Practicing by learning from experience is important in sports and many types of knowledge work. Deliberate practice that involves dynamically adjusting the difficulty of the practice task, is often touted as the best way to rapidly move up the learning curve from novice to expert. One reason video games are so engaging is that they use levels, restarts and automatic dynamic difficulty adjustment to keep you at the edge of psychological flow and in deliberate practice mode.
Understanding the cognition of learning is fundamental to good game design and vice versa. For example, recent research reported in Psychological Science reveals that players of the game Axon where able to improve their performance quicker by engaging in specific learning strategies.
The more effective learning strategies included previewing (exploring how the game worked) and spacing out their practice session. These are two strategies that you can easily build into other types of facilitated or self-directed study materials or learning processes. For example, the static chapter previews offered in traditional textbooks might be far more effective if there were hyper-linked.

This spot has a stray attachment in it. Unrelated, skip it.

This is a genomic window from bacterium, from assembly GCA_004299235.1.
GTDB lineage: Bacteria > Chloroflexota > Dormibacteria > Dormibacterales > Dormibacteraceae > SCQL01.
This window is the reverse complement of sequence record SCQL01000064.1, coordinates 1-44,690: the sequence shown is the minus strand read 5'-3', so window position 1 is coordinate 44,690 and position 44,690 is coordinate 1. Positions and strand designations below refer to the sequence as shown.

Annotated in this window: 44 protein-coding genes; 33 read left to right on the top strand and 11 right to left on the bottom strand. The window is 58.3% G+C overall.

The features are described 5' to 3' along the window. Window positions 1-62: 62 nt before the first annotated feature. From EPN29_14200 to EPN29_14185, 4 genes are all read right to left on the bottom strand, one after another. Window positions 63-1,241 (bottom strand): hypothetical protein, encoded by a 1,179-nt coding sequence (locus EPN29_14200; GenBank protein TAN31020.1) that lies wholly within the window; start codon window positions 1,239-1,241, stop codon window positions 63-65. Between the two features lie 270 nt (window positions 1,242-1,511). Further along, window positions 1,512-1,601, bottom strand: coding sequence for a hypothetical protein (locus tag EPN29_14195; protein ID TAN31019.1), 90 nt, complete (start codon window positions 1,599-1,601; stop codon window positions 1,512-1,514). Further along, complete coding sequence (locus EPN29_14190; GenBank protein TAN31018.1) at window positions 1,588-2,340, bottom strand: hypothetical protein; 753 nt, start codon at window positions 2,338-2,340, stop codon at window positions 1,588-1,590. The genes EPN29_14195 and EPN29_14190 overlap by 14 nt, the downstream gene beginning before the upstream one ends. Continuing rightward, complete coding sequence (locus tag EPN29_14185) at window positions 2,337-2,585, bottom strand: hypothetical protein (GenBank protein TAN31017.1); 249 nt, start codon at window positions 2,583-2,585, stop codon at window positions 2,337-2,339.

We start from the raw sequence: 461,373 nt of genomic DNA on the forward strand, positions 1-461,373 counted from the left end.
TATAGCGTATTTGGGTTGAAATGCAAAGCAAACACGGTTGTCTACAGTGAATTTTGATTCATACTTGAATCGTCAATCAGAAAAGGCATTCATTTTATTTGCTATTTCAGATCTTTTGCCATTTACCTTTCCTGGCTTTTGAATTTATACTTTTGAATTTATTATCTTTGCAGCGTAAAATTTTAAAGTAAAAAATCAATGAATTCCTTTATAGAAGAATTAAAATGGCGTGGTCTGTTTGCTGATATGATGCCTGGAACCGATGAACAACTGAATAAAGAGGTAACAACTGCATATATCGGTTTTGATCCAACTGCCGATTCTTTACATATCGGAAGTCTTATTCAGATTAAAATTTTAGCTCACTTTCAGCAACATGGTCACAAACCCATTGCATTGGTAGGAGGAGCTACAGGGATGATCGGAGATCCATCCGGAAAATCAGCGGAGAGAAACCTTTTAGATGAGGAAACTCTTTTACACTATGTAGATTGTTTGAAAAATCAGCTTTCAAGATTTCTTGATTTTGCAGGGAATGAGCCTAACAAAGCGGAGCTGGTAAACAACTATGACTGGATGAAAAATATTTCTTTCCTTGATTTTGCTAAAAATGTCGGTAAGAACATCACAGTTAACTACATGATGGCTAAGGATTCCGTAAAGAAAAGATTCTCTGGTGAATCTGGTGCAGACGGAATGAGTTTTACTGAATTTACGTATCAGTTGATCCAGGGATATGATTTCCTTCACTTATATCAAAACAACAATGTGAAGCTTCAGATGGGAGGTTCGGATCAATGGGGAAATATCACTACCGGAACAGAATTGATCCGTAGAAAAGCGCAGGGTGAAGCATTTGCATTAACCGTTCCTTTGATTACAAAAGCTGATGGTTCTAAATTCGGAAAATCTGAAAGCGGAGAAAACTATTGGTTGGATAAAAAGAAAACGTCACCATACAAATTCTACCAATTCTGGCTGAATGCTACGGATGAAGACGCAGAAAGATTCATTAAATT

Studying people as they play video games or massive online multi-player games offers a new view into the cognition of learning compared to what we have learned from the lab or field. As the authors point out:
“This kind of data affords us to look in an unprecedented way at the shape of the learning curve, allowing us to explore how the way we practice helps or hinders learning,”
This is especially important for cognitive designers as games are one context where learning is pleasurable and participants are blissfully productive sometimes to extreme levels.